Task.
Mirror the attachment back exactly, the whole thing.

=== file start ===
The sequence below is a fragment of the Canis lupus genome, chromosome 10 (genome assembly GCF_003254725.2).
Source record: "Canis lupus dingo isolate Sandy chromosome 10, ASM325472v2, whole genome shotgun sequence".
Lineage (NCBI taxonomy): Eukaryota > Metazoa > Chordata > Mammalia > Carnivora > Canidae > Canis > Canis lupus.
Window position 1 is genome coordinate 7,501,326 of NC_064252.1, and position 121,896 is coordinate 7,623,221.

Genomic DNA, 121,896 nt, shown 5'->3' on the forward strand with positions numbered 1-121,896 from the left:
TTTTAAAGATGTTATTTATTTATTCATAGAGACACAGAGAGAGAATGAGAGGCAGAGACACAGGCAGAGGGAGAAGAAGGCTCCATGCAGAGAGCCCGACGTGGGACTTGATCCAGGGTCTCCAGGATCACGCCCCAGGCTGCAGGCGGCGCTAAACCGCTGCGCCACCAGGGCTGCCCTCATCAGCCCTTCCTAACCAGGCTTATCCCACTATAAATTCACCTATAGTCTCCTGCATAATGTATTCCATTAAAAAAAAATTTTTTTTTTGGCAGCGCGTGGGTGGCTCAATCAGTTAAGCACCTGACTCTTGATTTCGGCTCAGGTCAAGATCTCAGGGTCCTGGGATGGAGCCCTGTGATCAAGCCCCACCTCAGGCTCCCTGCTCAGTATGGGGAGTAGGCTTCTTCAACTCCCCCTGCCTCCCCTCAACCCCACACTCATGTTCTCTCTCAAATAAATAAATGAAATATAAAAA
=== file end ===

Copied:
The sequence below is a fragment of the Canis lupus genome, chromosome 10 (genome assembly GCF_003254725.2).
Source record: "Canis lupus dingo isolate Sandy chromosome 10, ASM325472v2, whole genome shotgun sequence".
Lineage (NCBI taxonomy): Eukaryota > Metazoa > Chordata > Mammalia > Carnivora > Canidae > Canis > Canis lupus.
Window position 1 is genome coordinate 7,501,326 of NC_064252.1, and position 121,896 is coordinate 7,623,221.

Genomic DNA, 121,896 nt, shown 5'->3' on the forward strand with positions numbered 1-121,896 from the left:
TTTTAAAGATGTTATTTATTTATTCATAGAGACACAGAGAGAGAATGAGAGGCAGAGACACAGGCAGAGGGAGAAGAAGGCTCCATGCAGAGAGCCCGACGTGGGACTTGATCCAGGGTCTCCAGGATCACGCCCCAGGCTGCAGGCGGCGCTAAACCGCTGCGCCACCAGGGCTGCCCTCATCAGCCCTTCCTAACCAGGCTTATCCCACTATAAATTCACCTATAGTCTCCTGCATAATGTATTCCATTAAAAAAAAATTTTTTTTTTGGCAGCGCGTGGGTGGCTCAATCAGTTAAGCACCTGACTCTTGATTTCGGCTCAGGTCAAGATCTCAGGGTCCTGGGATGGAGCCCTGTGATCAAGCCCCACCTCAGGCTCCCTGCTCAGTATGGGGAGTAGGCTTCTTCAACTCCCCCTGCCTCCCCTCAACCCCACACTCATGTTCTCTCTCAAATAAATAAATGAAATATAAAAA